Sunday, September 24, 2017
Last updated: 2 years ago

Students hold candlelight vigil, awareness campaign for Transgender Day of Remembrance

Students organized a candlelight vigil and memorial service in honour of the annual Transgender Day of Remembrance. Photo L.C. Nøttaasen / Flickr

Students organized a candlelight vigil and memorial service in honour of the annual Transgender Day of Remembrance. Photo L.C. Nøttaasen / Flickr

The Transgender Day of Remembrance at UBC this year was marked by a student-led candlelight vigil and memorial service.

Volunteers who led the events on Thursday, November 20 hoped to help students better understand the trans community and open up a broader conversation on the topic.

“It was rewarding,” said Maneo Mohale, a volunteer with the Sexual Assault and Resource Centre (SASC), “but at times very difficult, because people will come up and share with you the experiences not just with trans issues, but also sexual assault in their lives.”

The Transgender Day of Remembrance originated to honour Rita Hester, a prominent member of the transgender community who was murdered in 1998. It also calls attention to discrimination that transgender people face today and all those lost to anti-transgender violence.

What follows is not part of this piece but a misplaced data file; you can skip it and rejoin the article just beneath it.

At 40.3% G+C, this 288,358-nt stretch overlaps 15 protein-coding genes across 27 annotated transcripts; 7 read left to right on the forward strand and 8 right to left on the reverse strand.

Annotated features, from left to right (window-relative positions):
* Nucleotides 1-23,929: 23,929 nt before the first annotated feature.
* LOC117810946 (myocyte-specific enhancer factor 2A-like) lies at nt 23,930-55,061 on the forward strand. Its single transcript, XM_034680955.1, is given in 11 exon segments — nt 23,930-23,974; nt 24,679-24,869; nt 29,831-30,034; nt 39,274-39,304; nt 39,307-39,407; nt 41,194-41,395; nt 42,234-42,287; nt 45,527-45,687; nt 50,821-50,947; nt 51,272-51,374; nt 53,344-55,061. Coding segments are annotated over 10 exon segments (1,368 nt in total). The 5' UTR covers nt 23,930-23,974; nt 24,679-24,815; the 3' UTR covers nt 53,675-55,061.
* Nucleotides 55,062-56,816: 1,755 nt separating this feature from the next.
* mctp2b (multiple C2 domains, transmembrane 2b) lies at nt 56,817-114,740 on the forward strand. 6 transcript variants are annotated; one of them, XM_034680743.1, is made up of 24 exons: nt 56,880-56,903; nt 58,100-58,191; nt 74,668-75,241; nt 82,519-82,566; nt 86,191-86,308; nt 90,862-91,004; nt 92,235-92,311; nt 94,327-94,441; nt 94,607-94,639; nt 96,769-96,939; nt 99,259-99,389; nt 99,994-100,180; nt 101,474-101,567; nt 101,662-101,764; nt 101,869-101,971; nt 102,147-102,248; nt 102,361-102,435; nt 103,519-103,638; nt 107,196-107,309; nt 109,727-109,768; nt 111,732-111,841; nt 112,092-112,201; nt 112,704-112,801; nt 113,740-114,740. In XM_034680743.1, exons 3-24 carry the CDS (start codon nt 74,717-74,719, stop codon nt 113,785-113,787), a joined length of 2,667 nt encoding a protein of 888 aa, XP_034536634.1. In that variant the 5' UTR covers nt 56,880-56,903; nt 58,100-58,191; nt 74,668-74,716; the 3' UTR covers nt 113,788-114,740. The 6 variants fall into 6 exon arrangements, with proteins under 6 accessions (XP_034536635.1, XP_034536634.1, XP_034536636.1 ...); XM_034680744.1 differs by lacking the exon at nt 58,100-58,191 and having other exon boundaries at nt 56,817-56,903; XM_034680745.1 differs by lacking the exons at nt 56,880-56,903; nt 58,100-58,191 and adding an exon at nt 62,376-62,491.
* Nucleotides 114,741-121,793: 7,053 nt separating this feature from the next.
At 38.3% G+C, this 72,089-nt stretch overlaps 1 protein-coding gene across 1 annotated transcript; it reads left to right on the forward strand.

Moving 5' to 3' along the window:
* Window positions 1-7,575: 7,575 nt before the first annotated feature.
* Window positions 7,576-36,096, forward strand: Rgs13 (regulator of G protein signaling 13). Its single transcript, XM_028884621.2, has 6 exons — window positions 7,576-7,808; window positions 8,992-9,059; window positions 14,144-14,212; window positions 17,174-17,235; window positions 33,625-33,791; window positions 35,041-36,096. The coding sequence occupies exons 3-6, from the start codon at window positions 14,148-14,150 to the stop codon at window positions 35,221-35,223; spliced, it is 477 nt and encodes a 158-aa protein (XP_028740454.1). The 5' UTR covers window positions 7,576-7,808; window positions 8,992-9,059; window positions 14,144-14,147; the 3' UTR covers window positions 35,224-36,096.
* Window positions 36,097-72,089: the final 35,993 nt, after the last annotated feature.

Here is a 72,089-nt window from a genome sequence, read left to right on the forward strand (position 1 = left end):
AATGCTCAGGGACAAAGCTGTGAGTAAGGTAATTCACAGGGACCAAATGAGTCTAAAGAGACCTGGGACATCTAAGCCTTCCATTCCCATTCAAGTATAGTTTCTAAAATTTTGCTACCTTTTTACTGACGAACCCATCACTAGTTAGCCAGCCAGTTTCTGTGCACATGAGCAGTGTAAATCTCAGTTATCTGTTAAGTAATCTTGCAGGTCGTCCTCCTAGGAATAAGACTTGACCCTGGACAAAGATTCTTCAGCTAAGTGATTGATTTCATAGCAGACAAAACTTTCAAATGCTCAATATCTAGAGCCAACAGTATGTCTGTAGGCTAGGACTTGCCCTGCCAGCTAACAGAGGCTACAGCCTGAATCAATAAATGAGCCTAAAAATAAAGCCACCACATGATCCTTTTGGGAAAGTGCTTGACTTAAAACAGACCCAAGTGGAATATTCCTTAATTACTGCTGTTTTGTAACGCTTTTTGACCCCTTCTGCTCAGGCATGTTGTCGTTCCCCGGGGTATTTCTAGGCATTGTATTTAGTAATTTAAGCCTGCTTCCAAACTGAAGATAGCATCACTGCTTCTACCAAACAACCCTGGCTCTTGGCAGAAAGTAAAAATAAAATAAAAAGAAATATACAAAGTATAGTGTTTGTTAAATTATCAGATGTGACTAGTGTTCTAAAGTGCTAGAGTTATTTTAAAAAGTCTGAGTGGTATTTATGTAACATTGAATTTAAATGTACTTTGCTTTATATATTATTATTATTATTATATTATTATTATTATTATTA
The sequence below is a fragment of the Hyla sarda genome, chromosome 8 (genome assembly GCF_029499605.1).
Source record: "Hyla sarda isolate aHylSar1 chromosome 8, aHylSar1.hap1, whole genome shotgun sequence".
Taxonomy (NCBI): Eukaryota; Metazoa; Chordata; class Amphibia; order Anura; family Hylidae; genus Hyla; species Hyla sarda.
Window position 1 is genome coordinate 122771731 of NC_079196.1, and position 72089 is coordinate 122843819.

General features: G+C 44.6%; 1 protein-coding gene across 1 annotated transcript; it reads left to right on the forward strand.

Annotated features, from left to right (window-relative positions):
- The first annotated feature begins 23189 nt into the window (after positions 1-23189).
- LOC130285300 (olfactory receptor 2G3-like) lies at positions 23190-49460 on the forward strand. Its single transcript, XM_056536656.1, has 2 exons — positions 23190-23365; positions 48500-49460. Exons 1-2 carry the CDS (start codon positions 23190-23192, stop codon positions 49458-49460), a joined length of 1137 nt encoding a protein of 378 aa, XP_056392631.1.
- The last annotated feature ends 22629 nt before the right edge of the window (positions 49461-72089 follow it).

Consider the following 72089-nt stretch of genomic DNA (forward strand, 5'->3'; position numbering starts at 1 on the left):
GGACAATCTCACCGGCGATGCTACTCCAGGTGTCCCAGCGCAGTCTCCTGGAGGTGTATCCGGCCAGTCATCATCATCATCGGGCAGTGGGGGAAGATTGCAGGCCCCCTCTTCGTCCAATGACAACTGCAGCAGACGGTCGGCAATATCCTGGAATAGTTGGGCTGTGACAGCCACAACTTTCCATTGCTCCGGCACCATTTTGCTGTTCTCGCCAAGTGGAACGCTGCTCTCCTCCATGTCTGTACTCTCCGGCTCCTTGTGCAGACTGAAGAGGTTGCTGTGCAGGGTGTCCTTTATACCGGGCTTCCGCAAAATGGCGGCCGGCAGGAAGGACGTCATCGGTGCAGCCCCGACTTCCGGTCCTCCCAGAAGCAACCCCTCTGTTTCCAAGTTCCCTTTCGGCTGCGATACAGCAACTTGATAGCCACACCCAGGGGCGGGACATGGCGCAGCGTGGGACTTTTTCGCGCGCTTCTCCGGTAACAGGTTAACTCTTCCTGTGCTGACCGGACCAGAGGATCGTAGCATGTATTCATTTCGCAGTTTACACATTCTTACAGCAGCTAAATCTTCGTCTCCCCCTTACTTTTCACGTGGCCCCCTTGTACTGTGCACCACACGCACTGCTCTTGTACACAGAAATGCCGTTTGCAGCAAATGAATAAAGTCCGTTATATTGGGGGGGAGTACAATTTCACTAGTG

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The vigil was cohosted by SASC and Pride UBC, and ran from 11 a.m. to 4 p.m. for students to light candles in honour of Rita Hester. Mohale and other volunteers engaged students supportively and educationally throughout the day. Pride UBC also hosted educational workshops near the end of the day.

“Students were all open [to] seeing more of this happen on campus and opening up a real dialogue that’s not just one day a year,” said Mohale.

CJ Rowe, diversity advisor-women for UBC Access & Diversity said members of the trans community face daily challenges that many others have not had to worry about.

“A lot of it has to do with community members who haven’t had the opportunities to have a much broader understanding of the world around them,” said Rowe.

Some of the challenges faced by transgender individuals that Rowe described include difficulties in changing personal information on the UBC Service Centre, using washrooms safely, and using changing rooms in the gym.

“If all of us become aware that the gender binary system that we’re used to working within is faulty and that there are people who belong to a much broader gender spectrum, that’s one piece,” said Rowe.

Mohale hopes students who noticed the events will seek out the resources available to develop a deeper understanding of trans community issues throughout the year.

“Though I do not understand what it’s like to be trans as a cis-gendered woman, I do understand that I need to be involved in struggles against transphobia and all forms of oppression,” said Mohale.